The Back Lot of North Carolina

In this age of COVID, meeting up with a friend has become an adventure in itself. We decided to meet half way between our houses, a three hour drive for both of us. Our socially distant gathering would take place outside; we would only enter buildings while masked for take away and bathrooming. Our meeting place was a small North Carolinian town on the bay. I had never been there. I planned it out as best I could with Google Maps street view with shots from 2014.

I got on the road early, an hour or so after sunrise. Once I got off the interstate, it felt like I was back in the Thumb area of Michigan – as rural as rural gets – and it made me nostalgic for days gone by. Between the farm fields, the small towns called to me. I daydreamed about renting a room in Beulaville, settling in for a week to write a novel. I’d walk to get my coffee at Duff’s Cafe, have dinner at Ann’s Thai Kitchen, followed by ice cream from IGA. I’d finish up the day writing, sipping a double shot’s worth of Deep Eddy Ruby Red vodka. A writer can dream. Maybe someday.

With my midwestern background, surrounded with only soybeans and corn, the tobacco fields always interest me the most. I’ve been here fourteen years and the novelty hasn’t worn off. The first time I saw a tobacco field, I didn’t know what it was. My friend, with southern roots a mile deep, looked at me like I was nuts. We were on the way to a funeral, but I made her pull off to the side of the road so I could get a closer view of these exotic plants growing in the middle of absolute nowhere. I marveled at how these plants could cause so much damage to a human, as someone who has a thing for distillates of potatoes and sugarcane.

The small towns – some disappeared within a blink of an eye as the cruise was set at 75mph on a byway – gave way to larger towns. I imagine people in the one horse towns would call these large cities. It took me a moment to adjust, too.

I didn’t expect towns this large to be in the back lot of North Carolina.

I didn’t expect them to be as nice as they were either. I have a few on my “must revisit” list.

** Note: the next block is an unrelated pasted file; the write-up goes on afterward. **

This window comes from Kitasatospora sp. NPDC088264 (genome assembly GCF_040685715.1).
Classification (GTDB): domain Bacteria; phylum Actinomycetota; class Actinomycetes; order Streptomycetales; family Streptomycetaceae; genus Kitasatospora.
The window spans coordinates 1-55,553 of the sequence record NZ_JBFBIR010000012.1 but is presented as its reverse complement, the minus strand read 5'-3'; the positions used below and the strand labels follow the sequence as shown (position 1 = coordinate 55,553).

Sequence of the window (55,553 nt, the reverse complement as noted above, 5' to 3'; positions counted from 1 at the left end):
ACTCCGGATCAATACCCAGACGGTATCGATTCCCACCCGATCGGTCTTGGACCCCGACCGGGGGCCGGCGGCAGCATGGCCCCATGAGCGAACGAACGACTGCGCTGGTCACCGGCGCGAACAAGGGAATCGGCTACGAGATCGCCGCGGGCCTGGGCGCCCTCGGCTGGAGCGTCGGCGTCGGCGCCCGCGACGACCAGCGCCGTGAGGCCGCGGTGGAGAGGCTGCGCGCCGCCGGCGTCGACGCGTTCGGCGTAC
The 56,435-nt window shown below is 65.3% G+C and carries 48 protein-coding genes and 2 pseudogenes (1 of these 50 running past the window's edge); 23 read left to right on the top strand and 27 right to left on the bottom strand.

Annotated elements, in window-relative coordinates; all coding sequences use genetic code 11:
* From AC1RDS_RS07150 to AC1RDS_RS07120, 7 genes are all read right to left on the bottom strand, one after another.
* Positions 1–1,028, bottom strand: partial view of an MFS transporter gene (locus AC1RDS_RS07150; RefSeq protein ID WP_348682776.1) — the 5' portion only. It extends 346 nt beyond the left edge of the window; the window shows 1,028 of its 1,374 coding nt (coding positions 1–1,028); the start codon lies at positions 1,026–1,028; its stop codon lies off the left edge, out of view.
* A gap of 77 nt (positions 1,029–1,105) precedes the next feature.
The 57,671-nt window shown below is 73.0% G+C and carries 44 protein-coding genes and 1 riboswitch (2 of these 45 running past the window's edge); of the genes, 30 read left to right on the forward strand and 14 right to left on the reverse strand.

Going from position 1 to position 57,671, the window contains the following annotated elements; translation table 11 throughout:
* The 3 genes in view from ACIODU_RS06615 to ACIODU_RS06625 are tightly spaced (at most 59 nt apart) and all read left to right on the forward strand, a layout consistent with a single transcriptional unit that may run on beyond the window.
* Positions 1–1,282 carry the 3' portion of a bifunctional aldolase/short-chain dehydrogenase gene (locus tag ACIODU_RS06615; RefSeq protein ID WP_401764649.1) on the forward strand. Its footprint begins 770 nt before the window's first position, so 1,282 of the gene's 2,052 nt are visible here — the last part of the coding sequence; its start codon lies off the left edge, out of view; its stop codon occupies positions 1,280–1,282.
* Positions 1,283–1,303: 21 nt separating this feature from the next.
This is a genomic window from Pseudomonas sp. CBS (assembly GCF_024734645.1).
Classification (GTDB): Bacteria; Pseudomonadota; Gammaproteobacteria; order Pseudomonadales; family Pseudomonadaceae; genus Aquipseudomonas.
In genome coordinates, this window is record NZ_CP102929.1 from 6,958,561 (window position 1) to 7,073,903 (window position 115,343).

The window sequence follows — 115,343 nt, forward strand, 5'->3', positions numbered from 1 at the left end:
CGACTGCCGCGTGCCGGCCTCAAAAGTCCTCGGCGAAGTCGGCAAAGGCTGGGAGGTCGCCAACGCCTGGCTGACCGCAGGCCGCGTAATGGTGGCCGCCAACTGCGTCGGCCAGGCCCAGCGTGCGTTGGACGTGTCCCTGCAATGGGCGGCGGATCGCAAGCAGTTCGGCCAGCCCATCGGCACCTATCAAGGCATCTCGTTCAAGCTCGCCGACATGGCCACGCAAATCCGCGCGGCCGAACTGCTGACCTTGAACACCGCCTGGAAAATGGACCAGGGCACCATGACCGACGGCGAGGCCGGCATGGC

The drive was easy, scenic, and before I knew it, I arrived at my destination.

It was more beautiful than the pictures and I was sad I didn’t investigate more of its historical significance until after I had left. My heart was singing as I drove through the quintessential downtown that hadn’t changed much from the early 1900’s, never mind the 2014 view. My friend had gotten delayed, so I had some time to explore and get the place wired. I parked right by the water and judging from the morning sky, it was going to be a beautiful day.

As it turns out, the visitor’s center had a large back porch, complete with rocking chairs and a postcard worthy view of the water out of the sun. I couldn’t have found a better place to enjoy the company of an old friend!

As I sauntered through downtown, where everything was clean, friendly, and the ambience made it feel like I wasn’t in 2020. I realized I had forgotten to bring deodorant on this adventure (of all days!), so I stopped in at the local pharmacy. The decor was straight out of 1978, but I found some Old Spice at a very reasonable price (I refuse to smell like flowers or baby powder, I prefer masculine scents). I made a mental note to remember this pharmacy also had an ice cream counter. Sears was going out of business and the sales I saw from the window were difficult to pass up as a bargain hunter, but I truly didn’t need anything, so I kept walking. This town felt like I was lucid dreaming. I also noticed my Great Lakes accent disappeared here. I usually save my southern lilt for patients at work, but it came out naturally in this town.

I walked back down to the water, just as my friend appeared.

I could write a novel in this town too, except I would require a kayak.

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